In biblical parlance, the familiar phrasing is "As ye sow, so shall ye reap." In simpler agnostic terms, the message is that one’s actions will directly dictate the outcomes one faces.
The verity of the verse and its associated sentiment were on full display Wednesday in the United States of America, when more than four years of mass-distributed misinformation and hatred-fuelling presidential rhetoric culminated in an armed insurrection at the U.S. Capitol.
It was, and shall forevermore remain, one of the darkest and most shameful moments in American history. And what’s most surprising about what occurred is that anyone is in any way surprised it did.
The explosion of unhinged mayhem followed direct exhortations to violence delivered by President Donald Trump and some of his most obsequious lackeys — in particular, personal attorney/enabler Rudolph Giuliani and the most feverishly histrionic of the lesser Trumps, Donald Jr. — at a rally near the White House.
At the president’s urging, the agitated thousands headed up Pennsylvania Avenue to the Capitol, where a joint session of Congress was in the process of tabulating the electoral-college votes that would formalize former vice-president Joe Biden’s election as the 46th U.S. president.
"We’re going to walk down — and I’ll be there with you — we’re going to walk down to the Capitol," Mr. Trump told the crowd, before retreating to the White House to watch television coverage of the unfolding carnage he inspired. "You’ll never take back our country with weakness; you have to show strength, and you have to be strong."
That message, along with Mr. Giuliani’s earlier incitement of "trial by combat," was fully embraced by a mob that was already spoiling for a fight. And while the current president’s calculated propulsion of the crowd toward the Capitol may have been the final catalytic nudge, the foundation of Wednesday’s uprising has been under construction since before the 2016 U.S. vote, when Mr. Trump — then clearly anticipating the defeat foretold by numerous pollsters — began complaining the election was rigged.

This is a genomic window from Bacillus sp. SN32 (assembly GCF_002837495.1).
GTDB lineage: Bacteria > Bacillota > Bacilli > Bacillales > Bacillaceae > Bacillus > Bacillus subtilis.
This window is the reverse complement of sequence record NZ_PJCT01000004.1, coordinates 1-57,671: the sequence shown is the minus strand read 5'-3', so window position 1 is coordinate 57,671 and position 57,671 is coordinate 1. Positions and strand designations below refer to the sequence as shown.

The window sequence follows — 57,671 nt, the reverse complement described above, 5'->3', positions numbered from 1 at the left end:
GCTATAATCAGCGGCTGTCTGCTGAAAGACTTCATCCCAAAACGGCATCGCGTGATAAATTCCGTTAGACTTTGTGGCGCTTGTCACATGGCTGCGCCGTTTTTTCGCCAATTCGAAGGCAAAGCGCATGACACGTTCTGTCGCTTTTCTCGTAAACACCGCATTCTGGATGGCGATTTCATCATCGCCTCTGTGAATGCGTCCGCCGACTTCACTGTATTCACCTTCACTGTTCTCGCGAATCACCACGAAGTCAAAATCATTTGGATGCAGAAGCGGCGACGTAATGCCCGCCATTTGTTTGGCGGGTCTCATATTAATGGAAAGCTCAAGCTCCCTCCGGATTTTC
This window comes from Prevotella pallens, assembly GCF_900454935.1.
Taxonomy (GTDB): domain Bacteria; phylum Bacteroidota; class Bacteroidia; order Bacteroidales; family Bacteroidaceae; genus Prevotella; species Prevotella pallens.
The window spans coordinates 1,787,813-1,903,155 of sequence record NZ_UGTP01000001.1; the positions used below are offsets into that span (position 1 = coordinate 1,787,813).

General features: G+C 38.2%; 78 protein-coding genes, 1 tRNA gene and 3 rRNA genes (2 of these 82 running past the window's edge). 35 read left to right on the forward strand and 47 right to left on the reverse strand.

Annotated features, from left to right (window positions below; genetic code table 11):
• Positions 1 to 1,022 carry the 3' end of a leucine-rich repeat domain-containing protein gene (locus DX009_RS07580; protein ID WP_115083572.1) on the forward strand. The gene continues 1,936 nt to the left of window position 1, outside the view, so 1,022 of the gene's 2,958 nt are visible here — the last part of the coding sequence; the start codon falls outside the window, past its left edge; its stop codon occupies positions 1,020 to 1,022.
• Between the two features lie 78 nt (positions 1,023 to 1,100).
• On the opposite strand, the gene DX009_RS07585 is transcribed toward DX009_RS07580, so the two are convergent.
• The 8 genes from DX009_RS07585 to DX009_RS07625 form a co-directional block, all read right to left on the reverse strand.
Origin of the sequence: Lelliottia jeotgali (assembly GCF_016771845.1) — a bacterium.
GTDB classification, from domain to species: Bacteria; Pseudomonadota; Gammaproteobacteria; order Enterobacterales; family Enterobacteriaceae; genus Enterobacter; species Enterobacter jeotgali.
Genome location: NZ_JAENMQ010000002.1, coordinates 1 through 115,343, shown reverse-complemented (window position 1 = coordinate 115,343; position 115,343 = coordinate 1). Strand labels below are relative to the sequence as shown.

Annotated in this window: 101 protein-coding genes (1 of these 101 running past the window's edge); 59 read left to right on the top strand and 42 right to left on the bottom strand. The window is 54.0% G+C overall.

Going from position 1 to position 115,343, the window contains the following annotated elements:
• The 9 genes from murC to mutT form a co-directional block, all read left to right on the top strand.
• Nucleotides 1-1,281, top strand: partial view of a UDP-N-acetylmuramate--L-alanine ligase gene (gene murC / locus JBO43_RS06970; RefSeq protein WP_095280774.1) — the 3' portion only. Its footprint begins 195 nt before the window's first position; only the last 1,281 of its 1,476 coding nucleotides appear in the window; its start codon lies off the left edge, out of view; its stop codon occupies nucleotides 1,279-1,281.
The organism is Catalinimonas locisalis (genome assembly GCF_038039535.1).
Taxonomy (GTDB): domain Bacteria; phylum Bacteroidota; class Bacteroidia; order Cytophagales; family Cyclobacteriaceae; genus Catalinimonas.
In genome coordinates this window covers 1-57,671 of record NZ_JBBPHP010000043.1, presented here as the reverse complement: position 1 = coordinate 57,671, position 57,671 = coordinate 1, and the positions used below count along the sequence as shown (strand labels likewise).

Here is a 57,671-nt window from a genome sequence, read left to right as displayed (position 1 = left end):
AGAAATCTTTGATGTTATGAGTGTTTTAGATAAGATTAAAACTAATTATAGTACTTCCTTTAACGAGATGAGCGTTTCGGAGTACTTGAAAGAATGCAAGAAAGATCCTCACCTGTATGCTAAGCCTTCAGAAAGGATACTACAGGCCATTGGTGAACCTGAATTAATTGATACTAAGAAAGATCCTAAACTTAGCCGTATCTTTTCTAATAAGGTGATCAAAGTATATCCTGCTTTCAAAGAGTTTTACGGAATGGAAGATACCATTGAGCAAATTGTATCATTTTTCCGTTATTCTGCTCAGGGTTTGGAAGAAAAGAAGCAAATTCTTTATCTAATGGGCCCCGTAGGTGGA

His methodical efforts to undermine the electoral process continued even after his victory, owing to his fragile ego’s inability to fathom that he had won the White House but lost the popular vote. And he continued, at MAGA rallies and on social media, to denigrate and disparage democratic norms and processes throughout his first and only term as president.
Day by day, month by month, lie after lie after lie, Mr. Trump fomented the groundswell of mistrust and fury that crescendoed with Wednesday’s bloody uprising.
But Mr. Trump and his Republican enablers are not alone in deserving blame and scorn for their treachery. Social media — despite Twitter, Instagram and Facebook on Wednesday having taken the far-too-late measure of muting Mr. Trump’s toxic feeds — has been a conduit the president employed with ruthless efficiency to galvanize the hatred of millions of disaffected Americans, transforming pockets of isolated embitterment into a maliciously misinformed and violently motivated menace. Culpability for the current state of affairs is widely distributed.
The good news is that Wednesday’s rioting failed to disrupt the certification of Mr. Biden’s election victory, and that America’s body politic endures. The bad news is that unless he is summarily removed from office by political or constitutional means, Mr. Trump still has two more weeks to wreak vengeful havoc.
And the much-worse news is that even after the Jan. 20 inauguration, Trumpism’s toxic intent will continue to fester and erupt for as long as its progenitors and promoters infect America’s politics.